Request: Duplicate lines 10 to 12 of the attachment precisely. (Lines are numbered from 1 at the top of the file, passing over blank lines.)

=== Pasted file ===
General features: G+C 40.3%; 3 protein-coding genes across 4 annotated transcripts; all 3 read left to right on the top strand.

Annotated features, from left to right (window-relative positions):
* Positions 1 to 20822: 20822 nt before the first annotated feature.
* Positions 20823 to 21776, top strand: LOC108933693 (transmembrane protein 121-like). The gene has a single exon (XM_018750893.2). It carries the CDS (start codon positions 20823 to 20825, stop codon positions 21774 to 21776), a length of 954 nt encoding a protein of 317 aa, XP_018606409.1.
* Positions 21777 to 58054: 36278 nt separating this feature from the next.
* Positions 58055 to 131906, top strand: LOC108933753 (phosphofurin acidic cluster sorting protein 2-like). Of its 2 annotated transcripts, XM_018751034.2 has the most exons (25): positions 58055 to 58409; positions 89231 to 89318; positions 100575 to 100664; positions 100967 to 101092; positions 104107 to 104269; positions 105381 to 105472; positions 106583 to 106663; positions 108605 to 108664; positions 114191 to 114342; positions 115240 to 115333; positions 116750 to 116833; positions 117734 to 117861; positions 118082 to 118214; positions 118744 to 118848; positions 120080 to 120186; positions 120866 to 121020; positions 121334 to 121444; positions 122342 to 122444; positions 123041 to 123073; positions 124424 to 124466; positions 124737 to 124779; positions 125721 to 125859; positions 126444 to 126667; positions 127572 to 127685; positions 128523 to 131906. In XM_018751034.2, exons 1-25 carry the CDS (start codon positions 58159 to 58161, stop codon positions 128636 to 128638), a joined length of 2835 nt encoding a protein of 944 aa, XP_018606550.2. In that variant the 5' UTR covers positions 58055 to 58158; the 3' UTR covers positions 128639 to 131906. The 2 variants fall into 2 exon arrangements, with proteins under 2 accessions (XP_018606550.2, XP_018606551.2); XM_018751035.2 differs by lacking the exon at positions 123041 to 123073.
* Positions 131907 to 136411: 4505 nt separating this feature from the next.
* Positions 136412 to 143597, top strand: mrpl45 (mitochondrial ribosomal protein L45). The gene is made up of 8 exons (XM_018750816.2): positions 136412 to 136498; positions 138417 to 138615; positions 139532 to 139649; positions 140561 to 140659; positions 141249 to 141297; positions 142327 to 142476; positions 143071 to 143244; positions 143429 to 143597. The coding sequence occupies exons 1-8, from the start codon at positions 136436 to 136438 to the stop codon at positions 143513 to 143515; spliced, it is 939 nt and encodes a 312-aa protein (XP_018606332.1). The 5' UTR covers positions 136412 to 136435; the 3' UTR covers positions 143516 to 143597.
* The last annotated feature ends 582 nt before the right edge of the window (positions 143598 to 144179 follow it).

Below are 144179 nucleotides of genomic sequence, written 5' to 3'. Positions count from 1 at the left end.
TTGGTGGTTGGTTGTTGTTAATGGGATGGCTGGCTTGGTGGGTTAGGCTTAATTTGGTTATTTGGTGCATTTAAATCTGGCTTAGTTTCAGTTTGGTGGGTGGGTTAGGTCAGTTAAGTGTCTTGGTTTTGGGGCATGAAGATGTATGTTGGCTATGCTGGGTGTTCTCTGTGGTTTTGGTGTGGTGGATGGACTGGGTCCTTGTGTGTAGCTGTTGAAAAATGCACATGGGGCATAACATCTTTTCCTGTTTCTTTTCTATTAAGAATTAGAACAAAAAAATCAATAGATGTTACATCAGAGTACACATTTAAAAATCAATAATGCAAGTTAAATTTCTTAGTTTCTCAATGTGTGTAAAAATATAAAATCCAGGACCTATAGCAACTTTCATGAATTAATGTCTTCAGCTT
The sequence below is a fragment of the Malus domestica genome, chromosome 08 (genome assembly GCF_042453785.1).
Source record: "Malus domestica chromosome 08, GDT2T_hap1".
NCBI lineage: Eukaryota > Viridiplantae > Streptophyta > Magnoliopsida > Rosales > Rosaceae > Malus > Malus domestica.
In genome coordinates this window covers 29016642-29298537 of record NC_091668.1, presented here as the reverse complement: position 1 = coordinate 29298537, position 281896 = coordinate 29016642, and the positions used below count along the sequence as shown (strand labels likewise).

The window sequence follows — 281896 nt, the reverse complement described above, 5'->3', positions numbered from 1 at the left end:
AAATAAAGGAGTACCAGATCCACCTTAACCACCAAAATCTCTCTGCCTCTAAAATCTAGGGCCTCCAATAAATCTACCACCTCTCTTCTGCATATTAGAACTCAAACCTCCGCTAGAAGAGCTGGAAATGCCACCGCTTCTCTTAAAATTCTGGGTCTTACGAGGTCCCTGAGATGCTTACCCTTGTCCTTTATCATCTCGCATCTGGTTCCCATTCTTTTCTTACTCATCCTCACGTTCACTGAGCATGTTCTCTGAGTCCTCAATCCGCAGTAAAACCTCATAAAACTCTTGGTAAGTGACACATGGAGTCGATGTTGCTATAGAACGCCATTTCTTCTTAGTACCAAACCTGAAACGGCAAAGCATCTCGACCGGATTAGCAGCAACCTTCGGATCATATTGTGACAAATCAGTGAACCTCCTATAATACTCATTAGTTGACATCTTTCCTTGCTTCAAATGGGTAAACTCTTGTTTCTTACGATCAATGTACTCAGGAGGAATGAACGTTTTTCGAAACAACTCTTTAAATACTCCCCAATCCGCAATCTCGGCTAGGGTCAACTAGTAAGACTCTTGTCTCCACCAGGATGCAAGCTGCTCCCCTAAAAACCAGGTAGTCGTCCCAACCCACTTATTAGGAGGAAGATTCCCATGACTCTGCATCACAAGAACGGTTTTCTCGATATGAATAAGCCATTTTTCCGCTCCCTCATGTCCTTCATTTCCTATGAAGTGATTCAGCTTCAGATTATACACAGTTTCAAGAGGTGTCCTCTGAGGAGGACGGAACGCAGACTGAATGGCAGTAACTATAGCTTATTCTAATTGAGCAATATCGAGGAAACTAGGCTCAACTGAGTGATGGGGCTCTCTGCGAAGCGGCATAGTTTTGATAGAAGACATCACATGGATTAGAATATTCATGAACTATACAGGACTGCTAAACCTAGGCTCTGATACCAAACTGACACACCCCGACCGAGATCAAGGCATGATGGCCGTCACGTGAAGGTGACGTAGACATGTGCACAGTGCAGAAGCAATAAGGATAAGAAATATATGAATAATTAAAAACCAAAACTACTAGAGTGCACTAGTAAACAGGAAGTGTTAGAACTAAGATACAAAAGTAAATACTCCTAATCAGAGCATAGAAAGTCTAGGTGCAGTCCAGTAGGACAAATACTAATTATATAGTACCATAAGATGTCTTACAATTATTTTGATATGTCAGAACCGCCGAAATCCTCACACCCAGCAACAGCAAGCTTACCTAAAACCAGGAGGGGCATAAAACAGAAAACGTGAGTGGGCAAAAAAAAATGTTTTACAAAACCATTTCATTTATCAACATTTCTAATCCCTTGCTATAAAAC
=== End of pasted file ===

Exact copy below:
Below are 144179 nucleotides of genomic sequence, written 5' to 3'. Positions count from 1 at the left end.
TTGGTGGTTGGTTGTTGTTAATGGGATGGCTGGCTTGGTGGGTTAGGCTTAATTTGGTTATTTGGTGCATTTAAATCTGGCTTAGTTTCAGTTTGGTGGGTGGGTTAGGTCAGTTAAGTGTCTTGGTTTTGGGGCATGAAGATGTATGTTGGCTATGCTGGGTGTTCTCTGTGGTTTTGGTGTGGTGGATGGACTGGGTCCTTGTGTGTAGCTGTTGAAAAATGCACATGGGGCATAACATCTTTTCCTGTTTCTTTTCTATTAAGAATTAGAACAAAAAAATCAATAGATGTTACATCAGAGTACACATTTAAAAATCAATAATGCAAGTTAAATTTCTTAGTTTCTCAATGTGTGTAAAAATATAAAATCCAGGACCTATAGCAACTTTCATGAATTAATGTCTTCAGCTT
The sequence below is a fragment of the Malus domestica genome, chromosome 08 (genome assembly GCF_042453785.1).